Canada’s Economy, Hit By Oil Price Decline, Slips Into Recession

OTTAWA - The Canadian economy shrank again in the second quarter, putting the country in recession for the first time since the financial crisis, with a plunge in oil prices taking a toll as business investment fell and inventory accumulation slowed.

Gross domestic product contracted at an annualized 0.5 percent rate in the second quarter, Statistics Canada said on Tuesday. That was better than forecast, though revisions showed the first quarter's contraction was steeper than first reported.

Two consecutive quarters of contraction are typically considered the textbook definition of a recession. The confirmation of a modest recession is likely to figure heavily into the election campaign as Canadians head to the polls next month.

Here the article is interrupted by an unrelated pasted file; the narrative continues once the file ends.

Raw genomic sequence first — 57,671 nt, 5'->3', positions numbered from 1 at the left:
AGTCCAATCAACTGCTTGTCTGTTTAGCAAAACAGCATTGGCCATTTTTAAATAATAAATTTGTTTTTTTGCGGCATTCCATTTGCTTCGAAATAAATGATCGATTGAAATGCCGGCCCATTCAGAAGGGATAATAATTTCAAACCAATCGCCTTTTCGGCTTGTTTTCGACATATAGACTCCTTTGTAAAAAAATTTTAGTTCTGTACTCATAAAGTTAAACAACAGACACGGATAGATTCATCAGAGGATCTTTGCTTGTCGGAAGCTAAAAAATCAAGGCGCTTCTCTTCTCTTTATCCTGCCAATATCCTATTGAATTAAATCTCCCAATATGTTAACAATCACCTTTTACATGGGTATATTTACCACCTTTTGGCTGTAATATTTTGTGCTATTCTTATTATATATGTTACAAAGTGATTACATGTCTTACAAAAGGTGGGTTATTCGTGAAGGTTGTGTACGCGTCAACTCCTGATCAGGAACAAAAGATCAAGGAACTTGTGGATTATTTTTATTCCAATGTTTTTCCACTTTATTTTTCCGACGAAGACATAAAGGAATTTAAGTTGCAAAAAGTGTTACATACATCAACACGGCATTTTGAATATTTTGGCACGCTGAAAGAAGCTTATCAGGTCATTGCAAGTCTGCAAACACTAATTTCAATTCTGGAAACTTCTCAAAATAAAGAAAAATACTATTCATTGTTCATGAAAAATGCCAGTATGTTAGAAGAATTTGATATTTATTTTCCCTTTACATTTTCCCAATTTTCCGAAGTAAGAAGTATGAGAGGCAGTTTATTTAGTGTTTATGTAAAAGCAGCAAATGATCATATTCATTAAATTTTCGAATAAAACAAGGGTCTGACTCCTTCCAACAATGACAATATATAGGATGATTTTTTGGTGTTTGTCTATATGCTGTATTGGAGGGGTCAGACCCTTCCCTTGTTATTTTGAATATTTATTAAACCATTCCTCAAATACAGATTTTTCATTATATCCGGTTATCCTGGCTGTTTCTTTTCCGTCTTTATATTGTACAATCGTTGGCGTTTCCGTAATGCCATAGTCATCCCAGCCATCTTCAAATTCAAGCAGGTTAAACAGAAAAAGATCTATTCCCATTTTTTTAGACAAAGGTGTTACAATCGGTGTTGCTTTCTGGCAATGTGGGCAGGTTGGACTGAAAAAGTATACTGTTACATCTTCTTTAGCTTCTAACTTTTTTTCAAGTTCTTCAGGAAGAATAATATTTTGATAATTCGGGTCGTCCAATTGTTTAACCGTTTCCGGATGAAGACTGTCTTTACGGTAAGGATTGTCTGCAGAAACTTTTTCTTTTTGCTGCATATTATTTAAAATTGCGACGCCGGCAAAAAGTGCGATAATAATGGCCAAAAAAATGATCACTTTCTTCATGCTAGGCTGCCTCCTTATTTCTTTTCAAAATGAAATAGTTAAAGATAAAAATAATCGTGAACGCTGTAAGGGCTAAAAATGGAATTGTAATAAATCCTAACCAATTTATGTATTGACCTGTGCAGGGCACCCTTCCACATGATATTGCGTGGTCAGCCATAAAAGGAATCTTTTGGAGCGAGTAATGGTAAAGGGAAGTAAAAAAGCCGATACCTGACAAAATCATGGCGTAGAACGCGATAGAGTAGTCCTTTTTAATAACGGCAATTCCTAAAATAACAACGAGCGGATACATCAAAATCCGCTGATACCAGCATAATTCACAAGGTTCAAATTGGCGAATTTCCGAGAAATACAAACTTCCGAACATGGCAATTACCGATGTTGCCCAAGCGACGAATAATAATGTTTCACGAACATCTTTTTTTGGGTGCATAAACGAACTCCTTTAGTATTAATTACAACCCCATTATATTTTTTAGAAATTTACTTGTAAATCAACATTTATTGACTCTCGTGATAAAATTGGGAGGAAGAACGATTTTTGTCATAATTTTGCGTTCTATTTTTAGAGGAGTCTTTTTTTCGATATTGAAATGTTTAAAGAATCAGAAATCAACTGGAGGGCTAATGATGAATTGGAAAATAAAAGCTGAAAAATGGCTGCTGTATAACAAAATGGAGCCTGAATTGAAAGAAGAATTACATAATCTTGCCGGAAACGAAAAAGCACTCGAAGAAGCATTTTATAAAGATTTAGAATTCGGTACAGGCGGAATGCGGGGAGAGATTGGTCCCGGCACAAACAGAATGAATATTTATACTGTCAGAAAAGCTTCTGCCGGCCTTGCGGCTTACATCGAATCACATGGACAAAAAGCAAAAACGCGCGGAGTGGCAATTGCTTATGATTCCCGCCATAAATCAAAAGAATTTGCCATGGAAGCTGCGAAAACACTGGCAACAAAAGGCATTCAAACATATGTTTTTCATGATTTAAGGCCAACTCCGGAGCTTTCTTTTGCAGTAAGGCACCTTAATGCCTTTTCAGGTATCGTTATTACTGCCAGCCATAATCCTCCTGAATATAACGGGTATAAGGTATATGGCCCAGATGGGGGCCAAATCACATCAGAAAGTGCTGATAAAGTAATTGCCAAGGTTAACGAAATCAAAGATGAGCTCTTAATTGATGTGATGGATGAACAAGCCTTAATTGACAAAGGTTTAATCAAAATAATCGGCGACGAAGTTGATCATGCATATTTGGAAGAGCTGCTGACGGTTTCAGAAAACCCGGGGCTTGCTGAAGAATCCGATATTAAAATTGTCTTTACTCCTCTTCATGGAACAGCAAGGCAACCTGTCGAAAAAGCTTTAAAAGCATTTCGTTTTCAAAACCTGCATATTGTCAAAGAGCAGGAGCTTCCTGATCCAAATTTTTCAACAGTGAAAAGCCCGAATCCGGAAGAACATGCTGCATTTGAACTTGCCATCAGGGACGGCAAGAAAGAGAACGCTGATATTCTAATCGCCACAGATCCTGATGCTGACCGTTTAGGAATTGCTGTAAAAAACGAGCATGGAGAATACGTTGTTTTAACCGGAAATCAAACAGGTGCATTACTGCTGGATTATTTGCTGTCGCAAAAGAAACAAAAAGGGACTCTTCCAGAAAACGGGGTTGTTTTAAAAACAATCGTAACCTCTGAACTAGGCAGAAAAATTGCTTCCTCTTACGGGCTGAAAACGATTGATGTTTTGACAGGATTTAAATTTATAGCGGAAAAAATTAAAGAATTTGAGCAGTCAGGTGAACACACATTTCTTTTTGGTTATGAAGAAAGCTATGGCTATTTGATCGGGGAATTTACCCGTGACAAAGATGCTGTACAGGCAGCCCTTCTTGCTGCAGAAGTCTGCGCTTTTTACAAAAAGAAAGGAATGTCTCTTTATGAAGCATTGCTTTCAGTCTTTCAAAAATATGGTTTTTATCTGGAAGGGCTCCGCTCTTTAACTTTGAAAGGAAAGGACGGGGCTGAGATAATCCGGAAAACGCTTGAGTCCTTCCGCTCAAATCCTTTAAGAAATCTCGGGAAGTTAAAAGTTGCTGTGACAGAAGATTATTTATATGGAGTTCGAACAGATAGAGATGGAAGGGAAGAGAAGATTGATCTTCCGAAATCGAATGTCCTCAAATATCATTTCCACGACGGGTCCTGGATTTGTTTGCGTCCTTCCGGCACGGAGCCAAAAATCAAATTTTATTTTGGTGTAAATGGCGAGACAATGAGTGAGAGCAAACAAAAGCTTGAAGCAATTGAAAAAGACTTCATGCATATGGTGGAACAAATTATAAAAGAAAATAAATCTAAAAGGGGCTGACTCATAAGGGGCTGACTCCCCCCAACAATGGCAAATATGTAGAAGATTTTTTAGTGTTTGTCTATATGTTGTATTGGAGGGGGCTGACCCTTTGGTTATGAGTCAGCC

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Some economists and members of the Conservative government have argued that such a definition is too narrow and that other economic measures should be taken into account, such as unemployment, which has remained relatively subdued.

Encouragingly, the economy grew in June for the first time in six months, suggesting the recession may be short-lived. While the price of oil and other natural resources have weakened since June, many expect non-commodity Canadian exports to benefit from a strengthening U.S. economy.

The Canadian dollar pared losses after the data.

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"Despite the technical recession materializing, it does look like the Canadian economy is jumping back, is rebounding strongly in the third quarter," said Derek Burleton, deputy chief economist at Toronto-Dominion Bank.

The last time Canada was in recession was in 2008-09, when the U.S. housing market meltdown triggered a global credit crisis.